5,000 people gathered on a mountain-top this Saturday, for a one-of-a-kind experience, drawing attention to the UN’s sustainability goals.
“It was absolutely amazing – windless and starlit. As far as I know there’s never been this many people gathered for a mountain-top event,” says Eva Bratholm, Communications Director at The Norwegian Agency for Development Cooperation (Norad), to Visit Norway.
She is still elated after Saturday’s experience, when Norad – in cooperation with Tinn municipality and a number of NGOs – organized “the world’s most beautiful night walk” to the summit of Gaustatoppen (1,883 meters above sea level).
The goal was not only to have an amazing experience and get beautiful pictures, but also to “illuminate the UN’s sustainability goals”, a joint initiative for eradicating poverty, combating inequality and halting climate change by 2030.
Along the 4.4-kilometre route, Norad had put up illuminated stops where one could read more about the individual goals.
The most popular hike to the summit usually takes two to three hours. For those who made it to the top, there waited a reward: A concert with acclaimed Norwegian artist Sivert Høyem.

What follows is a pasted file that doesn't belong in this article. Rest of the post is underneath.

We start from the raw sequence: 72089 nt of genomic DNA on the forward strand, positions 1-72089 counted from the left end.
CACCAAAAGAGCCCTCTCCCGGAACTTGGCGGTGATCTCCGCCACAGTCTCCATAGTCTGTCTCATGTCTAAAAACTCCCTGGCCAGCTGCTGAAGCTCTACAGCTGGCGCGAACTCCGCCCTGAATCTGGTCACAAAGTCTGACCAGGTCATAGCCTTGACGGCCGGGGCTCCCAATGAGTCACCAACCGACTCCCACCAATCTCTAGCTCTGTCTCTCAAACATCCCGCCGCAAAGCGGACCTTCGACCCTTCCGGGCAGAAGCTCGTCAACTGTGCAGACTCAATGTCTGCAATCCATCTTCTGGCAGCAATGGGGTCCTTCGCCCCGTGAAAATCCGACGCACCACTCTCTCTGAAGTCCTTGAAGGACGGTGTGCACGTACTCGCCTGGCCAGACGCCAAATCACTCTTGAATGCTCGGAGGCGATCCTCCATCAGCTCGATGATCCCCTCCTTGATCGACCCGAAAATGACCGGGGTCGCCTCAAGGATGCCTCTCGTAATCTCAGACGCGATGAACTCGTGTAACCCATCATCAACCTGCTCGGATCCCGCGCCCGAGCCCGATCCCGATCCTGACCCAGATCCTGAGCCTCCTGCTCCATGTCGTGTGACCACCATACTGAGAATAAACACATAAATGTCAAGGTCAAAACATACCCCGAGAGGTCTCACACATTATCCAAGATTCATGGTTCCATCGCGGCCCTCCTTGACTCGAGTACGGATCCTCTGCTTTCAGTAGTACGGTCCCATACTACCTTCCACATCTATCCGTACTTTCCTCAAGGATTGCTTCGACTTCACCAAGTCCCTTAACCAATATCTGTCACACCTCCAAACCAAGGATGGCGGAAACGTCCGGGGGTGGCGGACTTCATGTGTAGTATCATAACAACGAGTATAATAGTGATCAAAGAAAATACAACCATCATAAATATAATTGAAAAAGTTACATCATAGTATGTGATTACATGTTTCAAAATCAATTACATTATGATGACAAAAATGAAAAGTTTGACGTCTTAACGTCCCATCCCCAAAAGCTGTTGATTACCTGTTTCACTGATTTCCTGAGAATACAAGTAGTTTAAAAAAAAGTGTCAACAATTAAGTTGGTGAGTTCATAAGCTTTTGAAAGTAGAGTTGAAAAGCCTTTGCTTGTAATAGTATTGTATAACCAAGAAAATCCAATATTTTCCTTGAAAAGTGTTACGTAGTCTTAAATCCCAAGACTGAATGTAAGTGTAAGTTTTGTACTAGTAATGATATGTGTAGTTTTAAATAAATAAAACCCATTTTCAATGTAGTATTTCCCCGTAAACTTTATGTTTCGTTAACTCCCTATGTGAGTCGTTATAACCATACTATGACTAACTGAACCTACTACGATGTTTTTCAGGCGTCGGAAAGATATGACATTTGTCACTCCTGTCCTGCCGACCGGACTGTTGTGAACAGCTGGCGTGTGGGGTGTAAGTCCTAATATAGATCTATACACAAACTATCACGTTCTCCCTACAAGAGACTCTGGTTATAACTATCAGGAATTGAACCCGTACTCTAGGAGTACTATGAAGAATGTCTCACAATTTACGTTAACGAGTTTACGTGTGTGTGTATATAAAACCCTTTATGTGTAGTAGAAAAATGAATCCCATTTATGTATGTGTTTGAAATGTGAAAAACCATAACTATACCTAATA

“I’ve never played on a mountain before, or so close to a cliff,” said Høyem, according to NTB.
From the summit, you get the country’s greatest view: On a clear day, you can see an area of 60,000 square kilometres, or one-sixth of mainland Norway.
Those attending were offered to use the subterranean funicular (cable railway) back down from the mountain, according to NRK.
Despite large crowds, there were no reports of injuries, beyond a couple of twisted ankles. The audience was well looked after by volunteers from the Red Cross and the Norwegian Trekking Association.
Norad is a governmental organization for development cooperation, working to provide professional council and evaluating aid initiatives.
Rjukan is a UNESCO World Heritage Site located close to the Hardangervidda National Park. The area is known for Gaustatoppen mountain peak and the heavy water sabotages during World War II.
The weather was unforgiving when kiters from all over the world took on harsh Norwegian plains.
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